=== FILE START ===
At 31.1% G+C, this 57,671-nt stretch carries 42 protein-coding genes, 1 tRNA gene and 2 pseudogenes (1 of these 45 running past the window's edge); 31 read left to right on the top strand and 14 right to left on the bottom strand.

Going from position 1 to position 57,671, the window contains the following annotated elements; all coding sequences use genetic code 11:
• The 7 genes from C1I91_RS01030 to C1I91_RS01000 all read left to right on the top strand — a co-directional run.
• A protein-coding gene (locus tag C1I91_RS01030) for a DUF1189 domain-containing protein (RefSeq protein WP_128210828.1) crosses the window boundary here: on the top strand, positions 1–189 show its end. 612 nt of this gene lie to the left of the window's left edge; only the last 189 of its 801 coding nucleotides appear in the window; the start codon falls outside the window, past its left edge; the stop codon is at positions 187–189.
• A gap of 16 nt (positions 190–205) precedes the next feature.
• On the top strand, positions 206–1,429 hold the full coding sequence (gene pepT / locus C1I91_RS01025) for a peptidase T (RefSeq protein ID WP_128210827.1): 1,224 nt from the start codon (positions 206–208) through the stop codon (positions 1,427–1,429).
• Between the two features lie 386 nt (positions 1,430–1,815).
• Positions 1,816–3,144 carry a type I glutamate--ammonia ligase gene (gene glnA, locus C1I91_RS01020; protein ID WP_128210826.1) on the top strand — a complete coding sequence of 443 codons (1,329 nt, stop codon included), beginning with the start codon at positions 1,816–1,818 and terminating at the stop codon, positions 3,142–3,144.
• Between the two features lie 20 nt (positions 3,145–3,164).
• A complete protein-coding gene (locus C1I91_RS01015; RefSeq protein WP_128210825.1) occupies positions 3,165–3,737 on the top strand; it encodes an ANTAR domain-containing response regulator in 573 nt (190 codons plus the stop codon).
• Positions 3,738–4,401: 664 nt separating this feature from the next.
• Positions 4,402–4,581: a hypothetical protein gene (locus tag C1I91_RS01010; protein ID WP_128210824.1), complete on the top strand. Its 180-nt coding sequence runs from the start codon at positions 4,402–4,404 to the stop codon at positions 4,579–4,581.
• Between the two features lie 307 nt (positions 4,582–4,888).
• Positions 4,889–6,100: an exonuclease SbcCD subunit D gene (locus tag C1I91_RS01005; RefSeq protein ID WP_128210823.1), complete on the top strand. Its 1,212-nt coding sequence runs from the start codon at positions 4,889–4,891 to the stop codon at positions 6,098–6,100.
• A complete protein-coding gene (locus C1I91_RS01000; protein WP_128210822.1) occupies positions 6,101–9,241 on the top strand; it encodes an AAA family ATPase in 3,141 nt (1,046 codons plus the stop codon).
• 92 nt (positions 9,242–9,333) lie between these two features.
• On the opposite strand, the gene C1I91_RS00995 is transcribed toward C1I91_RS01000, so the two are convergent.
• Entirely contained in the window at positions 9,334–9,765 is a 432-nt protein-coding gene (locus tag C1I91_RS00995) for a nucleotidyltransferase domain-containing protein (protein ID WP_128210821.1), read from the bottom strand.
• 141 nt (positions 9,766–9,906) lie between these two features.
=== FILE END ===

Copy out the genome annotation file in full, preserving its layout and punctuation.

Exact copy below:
At 31.1% G+C, this 57,671-nt stretch carries 42 protein-coding genes, 1 tRNA gene and 2 pseudogenes (1 of these 45 running past the window's edge); 31 read left to right on the top strand and 14 right to left on the bottom strand.

Going from position 1 to position 57,671, the window contains the following annotated elements; all coding sequences use genetic code 11:
• The 7 genes from C1I91_RS01030 to C1I91_RS01000 all read left to right on the top strand — a co-directional run.
• A protein-coding gene (locus tag C1I91_RS01030) for a DUF1189 domain-containing protein (RefSeq protein WP_128210828.1) crosses the window boundary here: on the top strand, positions 1–189 show its end. 612 nt of this gene lie to the left of the window's left edge; only the last 189 of its 801 coding nucleotides appear in the window; the start codon falls outside the window, past its left edge; the stop codon is at positions 187–189.
• A gap of 16 nt (positions 190–205) precedes the next feature.
• On the top strand, positions 206–1,429 hold the full coding sequence (gene pepT / locus C1I91_RS01025) for a peptidase T (RefSeq protein ID WP_128210827.1): 1,224 nt from the start codon (positions 206–208) through the stop codon (positions 1,427–1,429).
• Between the two features lie 386 nt (positions 1,430–1,815).
• Positions 1,816–3,144 carry a type I glutamate--ammonia ligase gene (gene glnA, locus C1I91_RS01020; protein ID WP_128210826.1) on the top strand — a complete coding sequence of 443 codons (1,329 nt, stop codon included), beginning with the start codon at positions 1,816–1,818 and terminating at the stop codon, positions 3,142–3,144.
• Between the two features lie 20 nt (positions 3,145–3,164).
• A complete protein-coding gene (locus C1I91_RS01015; RefSeq protein WP_128210825.1) occupies positions 3,165–3,737 on the top strand; it encodes an ANTAR domain-containing response regulator in 573 nt (190 codons plus the stop codon).
• Positions 3,738–4,401: 664 nt separating this feature from the next.
• Positions 4,402–4,581: a hypothetical protein gene (locus tag C1I91_RS01010; protein ID WP_128210824.1), complete on the top strand. Its 180-nt coding sequence runs from the start codon at positions 4,402–4,404 to the stop codon at positions 4,579–4,581.
• Between the two features lie 307 nt (positions 4,582–4,888).
• Positions 4,889–6,100: an exonuclease SbcCD subunit D gene (locus tag C1I91_RS01005; RefSeq protein ID WP_128210823.1), complete on the top strand. Its 1,212-nt coding sequence runs from the start codon at positions 4,889–4,891 to the stop codon at positions 6,098–6,100.
• A complete protein-coding gene (locus C1I91_RS01000; protein WP_128210822.1) occupies positions 6,101–9,241 on the top strand; it encodes an AAA family ATPase in 3,141 nt (1,046 codons plus the stop codon).
• 92 nt (positions 9,242–9,333) lie between these two features.
• On the opposite strand, the gene C1I91_RS00995 is transcribed toward C1I91_RS01000, so the two are convergent.
• Entirely contained in the window at positions 9,334–9,765 is a 432-nt protein-coding gene (locus tag C1I91_RS00995) for a nucleotidyltransferase domain-containing protein (protein ID WP_128210821.1), read from the bottom strand.
• 141 nt (positions 9,766–9,906) lie between these two features.